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Publication numberUS3321765 A
Publication typeGrant
Publication dateMay 23, 1967
Filing dateSep 27, 1962
Priority dateOct 3, 1961
Publication numberUS 3321765 A, US 3321765A, US-A-3321765, US3321765 A, US3321765A
InventorsBasil Peters, Brian Peters Lawrence
Original AssigneeFairey Eng
Export CitationBiBTeX, EndNote, RefMan
External Links: USPTO, USPTO Assignment, Espacenet
Spherical stepped-index microwave luneberg lens
US 3321765 A
Abstract  available in
Previous page
Next page
Claims  available in
Description  (OCR text may contain errors)

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INvENToRS BAsnL PETERS' Lawrence B. Perells ATToQNeYS 3,321,765 SPHERICAL STEPPED-INEX MICROWAVE LUNEBERG LENS Filed sept. 27, 1962 May 23, 1967 B. PETERS ETAL 10 Sheets-Sheet 5 lNveNvoRs BAS". PETERS I Awence BFE-rens BY ,M u2/ M ATToeNEYS May 23, 1957 B. PETERS E'rAl.

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May 23, 1967 a. PETERS ETAL SPHERICAL STEPfED-INDEX MICROWAVE LUNEBERG LENS 10 Sheets-Sheet 1 0 Filed Sept. 27. 1962 A'r'romeYs United States Patent O 3,321,765 SPHERICAL STEPPED-INDEX MICROWAVE LUNEBERG LENS Basil Peters and Lawrence Brian Peters, Heston, England,

assignors to Fairey Engineering Limited, Heston, England, a company of Great Britain Filed Sept. 27, 1962. Ser. No. 226,696 Claims priority, application Great Britain, Oct. 3, 1961, 35,699/61; Dec. 15, 1961, 45.090/61 4 Claims. (Cl. 343-911) This invention relates to spherical microwave lenses comprising a number of spherical or part-spherical shells nesting one within another, and having respective dielectric constants enabling incoming radio waves to be brought to a focus and reflected.

It has been proposed to construct spherical microwave lenses of a number of hollow part-spherical shells fitting one within another and each having a uniform dielectric constant approximately in accordance with the equation =2r2 where K is the dielectric constant and r is the normalized radius, i.e., the ratio of the actual radius of a point within the sphere to the overall radius of the sphere. In other words the dielectric constants of the shells are stepped.

With such lenses, it is diicult to achieve high eiciency of operation because incoming radio waves cannot be brought to a focus on the surface of the sphere.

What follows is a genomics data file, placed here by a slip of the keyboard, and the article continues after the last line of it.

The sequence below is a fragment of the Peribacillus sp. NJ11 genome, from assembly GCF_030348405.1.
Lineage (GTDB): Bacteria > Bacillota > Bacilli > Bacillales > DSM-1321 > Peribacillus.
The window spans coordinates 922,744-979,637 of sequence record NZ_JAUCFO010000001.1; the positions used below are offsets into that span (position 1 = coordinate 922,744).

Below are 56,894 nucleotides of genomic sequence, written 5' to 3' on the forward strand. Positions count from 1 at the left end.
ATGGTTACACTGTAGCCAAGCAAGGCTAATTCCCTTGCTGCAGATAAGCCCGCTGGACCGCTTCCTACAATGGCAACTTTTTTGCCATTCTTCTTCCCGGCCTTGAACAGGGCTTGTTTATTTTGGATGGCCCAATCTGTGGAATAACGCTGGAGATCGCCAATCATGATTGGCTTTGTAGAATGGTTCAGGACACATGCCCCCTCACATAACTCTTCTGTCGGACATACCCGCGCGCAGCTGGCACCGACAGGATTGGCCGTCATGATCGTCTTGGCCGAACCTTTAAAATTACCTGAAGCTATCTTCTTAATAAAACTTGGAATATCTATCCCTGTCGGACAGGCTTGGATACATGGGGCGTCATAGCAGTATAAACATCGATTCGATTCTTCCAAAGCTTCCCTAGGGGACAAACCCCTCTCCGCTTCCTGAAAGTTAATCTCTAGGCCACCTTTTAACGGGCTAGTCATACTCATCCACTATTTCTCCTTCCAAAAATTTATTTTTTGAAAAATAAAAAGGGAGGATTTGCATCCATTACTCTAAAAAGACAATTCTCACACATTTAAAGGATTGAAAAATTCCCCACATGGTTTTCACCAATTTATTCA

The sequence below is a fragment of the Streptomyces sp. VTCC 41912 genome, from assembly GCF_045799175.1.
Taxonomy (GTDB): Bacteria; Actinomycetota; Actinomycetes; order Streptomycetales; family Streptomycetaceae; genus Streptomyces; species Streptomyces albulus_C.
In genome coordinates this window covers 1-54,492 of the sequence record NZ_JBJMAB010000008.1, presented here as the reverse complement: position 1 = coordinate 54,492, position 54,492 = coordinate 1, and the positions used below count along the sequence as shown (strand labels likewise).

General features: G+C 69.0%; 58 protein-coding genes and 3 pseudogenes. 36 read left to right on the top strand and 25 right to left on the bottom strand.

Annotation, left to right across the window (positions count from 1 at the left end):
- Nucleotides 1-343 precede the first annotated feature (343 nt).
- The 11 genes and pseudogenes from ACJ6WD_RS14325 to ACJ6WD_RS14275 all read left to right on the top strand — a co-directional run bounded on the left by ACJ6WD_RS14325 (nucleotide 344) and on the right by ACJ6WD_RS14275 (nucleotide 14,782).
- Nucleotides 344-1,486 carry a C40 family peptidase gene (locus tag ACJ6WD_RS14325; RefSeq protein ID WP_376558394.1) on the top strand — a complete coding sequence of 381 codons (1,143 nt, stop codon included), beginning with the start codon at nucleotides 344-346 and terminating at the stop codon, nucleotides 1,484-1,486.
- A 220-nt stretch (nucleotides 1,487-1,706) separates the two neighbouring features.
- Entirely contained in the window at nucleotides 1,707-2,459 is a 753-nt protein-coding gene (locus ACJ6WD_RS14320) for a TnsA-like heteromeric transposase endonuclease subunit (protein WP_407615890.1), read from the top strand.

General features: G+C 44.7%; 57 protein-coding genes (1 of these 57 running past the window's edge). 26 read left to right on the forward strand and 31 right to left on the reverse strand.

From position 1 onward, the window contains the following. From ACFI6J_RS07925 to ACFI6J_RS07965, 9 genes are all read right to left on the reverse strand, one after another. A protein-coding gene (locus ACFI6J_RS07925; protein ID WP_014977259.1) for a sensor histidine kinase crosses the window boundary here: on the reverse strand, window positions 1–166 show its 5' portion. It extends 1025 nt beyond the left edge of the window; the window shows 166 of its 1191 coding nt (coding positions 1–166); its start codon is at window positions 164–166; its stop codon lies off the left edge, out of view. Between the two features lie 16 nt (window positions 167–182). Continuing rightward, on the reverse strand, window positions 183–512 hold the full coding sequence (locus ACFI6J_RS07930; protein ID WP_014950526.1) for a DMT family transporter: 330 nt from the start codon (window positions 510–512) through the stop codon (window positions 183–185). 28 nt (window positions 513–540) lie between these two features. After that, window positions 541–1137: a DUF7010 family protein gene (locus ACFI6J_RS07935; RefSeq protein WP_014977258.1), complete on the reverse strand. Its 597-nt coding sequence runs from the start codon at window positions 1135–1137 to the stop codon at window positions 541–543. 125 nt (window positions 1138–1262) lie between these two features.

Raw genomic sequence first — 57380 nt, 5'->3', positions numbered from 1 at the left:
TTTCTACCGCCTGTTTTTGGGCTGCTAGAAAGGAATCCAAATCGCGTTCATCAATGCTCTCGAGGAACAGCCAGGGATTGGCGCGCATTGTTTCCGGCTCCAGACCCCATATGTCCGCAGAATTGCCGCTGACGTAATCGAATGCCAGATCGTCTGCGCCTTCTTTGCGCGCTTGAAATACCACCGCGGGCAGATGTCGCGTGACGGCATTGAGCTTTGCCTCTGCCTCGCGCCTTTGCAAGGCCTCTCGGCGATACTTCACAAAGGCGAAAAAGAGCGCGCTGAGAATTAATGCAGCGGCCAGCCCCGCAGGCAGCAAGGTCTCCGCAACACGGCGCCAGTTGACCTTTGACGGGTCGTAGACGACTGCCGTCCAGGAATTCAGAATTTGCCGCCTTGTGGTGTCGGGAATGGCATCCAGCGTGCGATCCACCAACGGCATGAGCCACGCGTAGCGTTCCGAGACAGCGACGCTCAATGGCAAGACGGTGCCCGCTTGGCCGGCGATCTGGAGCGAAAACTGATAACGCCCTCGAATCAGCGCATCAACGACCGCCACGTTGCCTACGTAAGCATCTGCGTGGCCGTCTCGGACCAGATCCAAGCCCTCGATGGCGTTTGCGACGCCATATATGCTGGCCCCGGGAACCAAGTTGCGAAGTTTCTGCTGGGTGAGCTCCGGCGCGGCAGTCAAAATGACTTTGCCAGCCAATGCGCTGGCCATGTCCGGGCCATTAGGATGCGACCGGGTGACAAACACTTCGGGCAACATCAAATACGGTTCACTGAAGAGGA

According to one aspect of the present invention` the respective dielectric constants are approximately the theoretical values of dielectric constant which would be obtained for the lens dimensions and numbers of shells by the method of determining the dielectric constants described in this specification using the four charts A to D of the accompanying drawings.

Usually there will be no diiculty in manufacturing shells with dielectric constants exactly equal to the determined values, but the word approximately is used to include dielectric constants within 5% of the respective predetermined values.

According to another aspect of the invention, in a method of manufacturing a spherical microwave lens consisting of a number of hollow spherical or part-spherical shells fitting one within another, the dielectric constants of the respective shells are predetermined using the charts A to D in the manner described in this specification, the shells are manufactured to have dielectric constants approximately conforming with the values so determined and then the lens is assembled by fitting the shells together.

The constants are determined by first deriving a set of curves by obtaining four sets of points, one set from each of the charts A to D for the predetermined shell thickness ratio, and then determining the actual values for the predetermined centre sphere ratio from this set of curves in the manner described with reference to chart E.